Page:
ELAINE WONG recounts the disorienting experience of growing up amongst several cultures.

Globalisation is often considered in purely political, economic terms, forgetting not only the social aspect but also how it effects individuals. Its impact is personally felt by Third Culture Kids (TCKs), a unique demographic who have been raised in several different cultures for a significant amount of time during their personal development.

A TCK’s first culture is inherited from their parents’ country, and they acquire the second from foreign countries they move to; the third culture implies the one that is internally created by the TCK in combining the different cultural settings that have formed their identity. There is no typical template background for a TCK, and none of them are straightforward. Take me as an example: I was born in Hong Kong and studied at a Canadian international school, and then spent my teenage years at a boarding school in the English countryside, before going to university in central London. Explaining the unique combination of cultures that have come to define me as a person is a mouthful to say the least.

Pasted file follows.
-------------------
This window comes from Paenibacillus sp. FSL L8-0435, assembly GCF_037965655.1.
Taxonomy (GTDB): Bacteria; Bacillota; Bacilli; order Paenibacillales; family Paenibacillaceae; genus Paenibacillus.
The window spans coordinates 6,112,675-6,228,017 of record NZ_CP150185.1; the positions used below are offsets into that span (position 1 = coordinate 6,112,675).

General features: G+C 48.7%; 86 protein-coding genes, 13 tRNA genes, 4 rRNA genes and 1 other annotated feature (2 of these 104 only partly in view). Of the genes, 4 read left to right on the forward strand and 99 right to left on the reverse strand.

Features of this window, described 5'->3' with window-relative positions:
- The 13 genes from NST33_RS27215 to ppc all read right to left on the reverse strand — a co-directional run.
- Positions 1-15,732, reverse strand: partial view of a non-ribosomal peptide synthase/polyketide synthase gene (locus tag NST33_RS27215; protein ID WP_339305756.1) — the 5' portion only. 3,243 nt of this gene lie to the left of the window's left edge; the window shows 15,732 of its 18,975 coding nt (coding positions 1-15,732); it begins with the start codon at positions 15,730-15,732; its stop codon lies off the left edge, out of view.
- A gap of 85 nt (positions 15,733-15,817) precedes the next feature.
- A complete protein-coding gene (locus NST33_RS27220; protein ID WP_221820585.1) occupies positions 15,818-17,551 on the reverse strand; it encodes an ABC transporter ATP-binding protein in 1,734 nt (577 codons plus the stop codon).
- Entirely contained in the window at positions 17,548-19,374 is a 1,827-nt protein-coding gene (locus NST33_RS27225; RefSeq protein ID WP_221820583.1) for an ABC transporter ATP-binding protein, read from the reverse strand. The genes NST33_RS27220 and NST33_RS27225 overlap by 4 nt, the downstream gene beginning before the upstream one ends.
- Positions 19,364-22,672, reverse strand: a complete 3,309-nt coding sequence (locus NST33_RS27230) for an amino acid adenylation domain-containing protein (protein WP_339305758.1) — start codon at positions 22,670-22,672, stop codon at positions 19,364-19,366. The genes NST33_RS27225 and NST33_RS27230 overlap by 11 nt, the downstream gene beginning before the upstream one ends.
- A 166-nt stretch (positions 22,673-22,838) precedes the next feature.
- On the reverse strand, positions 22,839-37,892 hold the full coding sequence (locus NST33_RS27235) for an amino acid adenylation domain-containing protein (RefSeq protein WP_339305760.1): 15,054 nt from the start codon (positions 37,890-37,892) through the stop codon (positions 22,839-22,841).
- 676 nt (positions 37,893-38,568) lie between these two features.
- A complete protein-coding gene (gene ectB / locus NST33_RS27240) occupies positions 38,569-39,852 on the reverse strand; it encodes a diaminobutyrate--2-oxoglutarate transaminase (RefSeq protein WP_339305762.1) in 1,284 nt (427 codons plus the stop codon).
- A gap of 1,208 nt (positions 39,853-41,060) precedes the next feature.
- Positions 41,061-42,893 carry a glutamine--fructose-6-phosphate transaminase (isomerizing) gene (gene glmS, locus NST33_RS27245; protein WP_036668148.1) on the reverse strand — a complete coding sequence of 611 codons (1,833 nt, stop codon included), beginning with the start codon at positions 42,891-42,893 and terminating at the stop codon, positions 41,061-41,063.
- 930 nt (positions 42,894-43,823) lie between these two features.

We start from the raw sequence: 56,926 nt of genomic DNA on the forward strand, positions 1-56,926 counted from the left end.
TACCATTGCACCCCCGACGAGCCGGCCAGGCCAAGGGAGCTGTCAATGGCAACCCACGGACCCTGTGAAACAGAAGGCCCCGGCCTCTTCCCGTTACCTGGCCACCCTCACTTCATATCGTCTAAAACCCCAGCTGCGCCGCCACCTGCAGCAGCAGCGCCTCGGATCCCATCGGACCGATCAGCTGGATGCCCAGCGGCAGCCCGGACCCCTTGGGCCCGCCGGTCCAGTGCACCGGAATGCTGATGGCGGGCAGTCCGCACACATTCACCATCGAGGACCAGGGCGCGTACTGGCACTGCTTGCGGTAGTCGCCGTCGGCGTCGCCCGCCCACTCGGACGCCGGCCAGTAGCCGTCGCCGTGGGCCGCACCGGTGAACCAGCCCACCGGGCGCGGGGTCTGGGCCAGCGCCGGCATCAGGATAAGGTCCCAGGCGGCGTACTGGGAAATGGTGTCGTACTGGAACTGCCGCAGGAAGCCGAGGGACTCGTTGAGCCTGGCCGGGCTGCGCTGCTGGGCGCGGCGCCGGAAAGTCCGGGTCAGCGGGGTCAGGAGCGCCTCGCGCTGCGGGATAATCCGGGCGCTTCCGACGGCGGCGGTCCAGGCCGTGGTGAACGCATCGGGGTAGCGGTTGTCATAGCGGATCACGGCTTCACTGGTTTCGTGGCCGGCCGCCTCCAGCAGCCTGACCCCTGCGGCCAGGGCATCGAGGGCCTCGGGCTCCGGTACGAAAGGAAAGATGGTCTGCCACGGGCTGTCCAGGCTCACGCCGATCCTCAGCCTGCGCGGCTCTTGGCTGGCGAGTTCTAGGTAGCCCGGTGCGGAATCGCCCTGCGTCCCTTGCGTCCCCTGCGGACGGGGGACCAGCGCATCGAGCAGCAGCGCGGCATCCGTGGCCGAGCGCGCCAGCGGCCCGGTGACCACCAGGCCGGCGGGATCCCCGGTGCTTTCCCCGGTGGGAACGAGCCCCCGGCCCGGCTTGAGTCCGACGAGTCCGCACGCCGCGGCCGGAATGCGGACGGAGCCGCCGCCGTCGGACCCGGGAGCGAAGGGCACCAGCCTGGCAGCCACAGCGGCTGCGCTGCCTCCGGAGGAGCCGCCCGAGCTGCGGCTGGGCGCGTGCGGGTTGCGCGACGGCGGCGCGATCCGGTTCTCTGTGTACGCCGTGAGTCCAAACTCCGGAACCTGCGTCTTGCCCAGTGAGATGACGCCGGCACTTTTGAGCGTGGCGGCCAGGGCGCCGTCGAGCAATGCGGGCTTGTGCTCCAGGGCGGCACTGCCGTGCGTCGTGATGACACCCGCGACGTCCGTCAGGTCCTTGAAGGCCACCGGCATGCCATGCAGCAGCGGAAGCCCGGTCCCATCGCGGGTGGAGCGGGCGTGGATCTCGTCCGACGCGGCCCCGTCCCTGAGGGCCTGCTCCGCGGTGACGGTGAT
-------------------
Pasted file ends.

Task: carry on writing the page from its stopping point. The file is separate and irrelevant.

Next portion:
Integration between countries is the core essence of globalisation, and the emergence of the TCK as a concept is in many ways a reflection of the increasingly globalised world we live in. The term was first coined in the 1950s by researchers John and Ruth Useem to describe the children of American citizens who were living and working abroad. Their studies revealed that individuals who have experienced this multicultural upbringing have distinct standards of social behaviour, work ethics, and overall understandings of society. ‘Third culture’ became the generic term to cover these distinct standards, which are arguably formed as a result of TCKs relating different cultures and societies to each other.